It appears our model can only do so much, so let’s see if models built by others can help us.
ResNet34 is a pretrained residual neural network model with 34 layers. This model has been pretrained on the ImageNet dataset to classify millions of different every day images in thousands of classes with a high degree of accuracy.
Using transfer learning we utilize the existing knowledge in ResNet34 as a base to help build a more accurate model for our dataset. ResNet34 makes a good base because of its training on every day images but it’s important to note that it is not optimal to utilize ResNet34 to identify medical images or other out of the ordinary images.
We are only interested in using the feature extraction portion of ResNet34 as the base of our model because if we use all of ResNet34, it would include the classification layers that determine whether the extracted features constitute a dog, a cat, or myriad different classes it has been trained on while we are only interested in our 6 classes of images. Therefore, we will replace the blue potion in the figure above with our own classifier that takes as input the extracted feature and outputs probabilities of the 2 classes of our dataset.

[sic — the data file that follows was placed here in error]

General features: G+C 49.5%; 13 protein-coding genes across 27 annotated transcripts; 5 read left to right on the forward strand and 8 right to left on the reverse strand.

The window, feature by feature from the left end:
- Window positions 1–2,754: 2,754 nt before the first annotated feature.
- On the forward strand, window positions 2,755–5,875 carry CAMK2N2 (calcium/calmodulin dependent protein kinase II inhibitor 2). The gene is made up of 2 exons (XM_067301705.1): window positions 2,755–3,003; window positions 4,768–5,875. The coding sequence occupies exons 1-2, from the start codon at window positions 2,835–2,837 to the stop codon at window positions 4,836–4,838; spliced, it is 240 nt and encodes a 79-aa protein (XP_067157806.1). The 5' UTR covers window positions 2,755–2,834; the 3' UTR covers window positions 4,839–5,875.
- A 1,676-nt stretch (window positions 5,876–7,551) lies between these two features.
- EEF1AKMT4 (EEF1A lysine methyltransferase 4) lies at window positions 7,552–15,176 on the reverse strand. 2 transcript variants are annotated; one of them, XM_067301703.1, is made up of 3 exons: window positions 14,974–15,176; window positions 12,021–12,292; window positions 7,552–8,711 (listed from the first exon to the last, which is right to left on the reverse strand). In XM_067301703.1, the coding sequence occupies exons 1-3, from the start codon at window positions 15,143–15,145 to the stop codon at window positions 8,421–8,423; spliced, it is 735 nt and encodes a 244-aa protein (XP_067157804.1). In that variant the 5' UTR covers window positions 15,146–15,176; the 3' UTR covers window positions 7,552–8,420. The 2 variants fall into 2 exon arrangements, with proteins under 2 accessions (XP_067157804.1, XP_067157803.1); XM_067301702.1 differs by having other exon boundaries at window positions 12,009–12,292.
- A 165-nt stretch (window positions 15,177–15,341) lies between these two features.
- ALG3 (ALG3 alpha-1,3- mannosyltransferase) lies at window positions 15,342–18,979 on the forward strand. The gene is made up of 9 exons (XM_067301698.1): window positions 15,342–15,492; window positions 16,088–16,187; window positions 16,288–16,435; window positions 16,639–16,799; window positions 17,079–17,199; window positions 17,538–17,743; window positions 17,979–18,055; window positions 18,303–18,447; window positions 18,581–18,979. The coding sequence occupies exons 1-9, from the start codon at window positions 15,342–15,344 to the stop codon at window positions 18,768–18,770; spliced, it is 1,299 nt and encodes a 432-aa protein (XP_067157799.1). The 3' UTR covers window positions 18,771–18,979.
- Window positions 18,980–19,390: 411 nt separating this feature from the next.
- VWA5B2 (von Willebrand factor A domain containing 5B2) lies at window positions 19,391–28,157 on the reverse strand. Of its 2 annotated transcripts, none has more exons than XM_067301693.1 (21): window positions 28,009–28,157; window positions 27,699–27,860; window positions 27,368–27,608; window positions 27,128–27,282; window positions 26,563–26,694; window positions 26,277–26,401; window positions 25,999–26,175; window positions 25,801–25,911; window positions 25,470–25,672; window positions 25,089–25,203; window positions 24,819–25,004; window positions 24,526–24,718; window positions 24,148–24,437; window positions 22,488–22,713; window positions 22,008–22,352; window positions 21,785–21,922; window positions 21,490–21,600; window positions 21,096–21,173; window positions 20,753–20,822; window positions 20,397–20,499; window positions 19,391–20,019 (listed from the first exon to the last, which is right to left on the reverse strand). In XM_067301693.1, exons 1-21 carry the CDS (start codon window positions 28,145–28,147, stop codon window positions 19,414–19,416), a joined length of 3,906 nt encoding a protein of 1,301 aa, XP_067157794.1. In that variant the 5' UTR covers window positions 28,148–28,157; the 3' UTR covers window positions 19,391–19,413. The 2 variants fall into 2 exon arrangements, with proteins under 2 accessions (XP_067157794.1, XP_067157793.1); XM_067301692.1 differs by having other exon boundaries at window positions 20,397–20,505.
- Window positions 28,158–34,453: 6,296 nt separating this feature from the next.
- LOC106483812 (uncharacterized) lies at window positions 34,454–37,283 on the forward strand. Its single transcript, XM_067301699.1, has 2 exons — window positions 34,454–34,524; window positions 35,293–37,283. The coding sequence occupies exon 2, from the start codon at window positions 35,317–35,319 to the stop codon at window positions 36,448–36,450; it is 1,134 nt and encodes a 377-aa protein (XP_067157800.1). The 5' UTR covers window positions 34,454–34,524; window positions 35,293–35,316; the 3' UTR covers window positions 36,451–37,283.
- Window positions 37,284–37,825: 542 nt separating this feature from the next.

From the PyToch models package, we get ResNet34 using the pretrained=True option so it comes with knowledge from its training on ImageNet. We then replace the last layer with our own classification layer that reduces the outputs to 6 classes.
The freeze method sets the require_grad option to False for the feature extraction layers but leaves the classification layer’s require_grad to True. We do this because we want to turn off learning on the feature extraction layers as not to overwrite its previous training, as such the training cycle below will only train the last classification layer.
Finally, we unfreeze the network to train the entire network on our dataset with a loser learning rate that customizes the pre-trained network to our dataset that give us a small bump in the overall accuracy.
The following figure shows two bumps representing the learning rates over the two training cycles: one cycle with training off on the extraction layer, and one cycle training the entire network.
We examine its accuracy over training and evaluate the model overall.
Looks like Resnet34 was a good base with which to build our model. The accuracy is at 87% and importantly, we’ve improved both our correct normal chest x-ray prediction from 127 to 156 and correct pneumonia prediction from 384 to 389; and reduced our false negative from 5to 1.
This model using transfer learning has outperformed our CNN11.
And the ROC plot:
We have explored pneumonia chest x-ray classification on a convolutional neural network and improved upon its accuracy through various techniques.
We fixed a class imbalance in the training data, added additional layers, and deployed data augmentation and regularization techniques to improve the model’s performance.
Finally, we used transfer learning to utilize a pre-built model to test its effectiveness on classifying chest x-rays.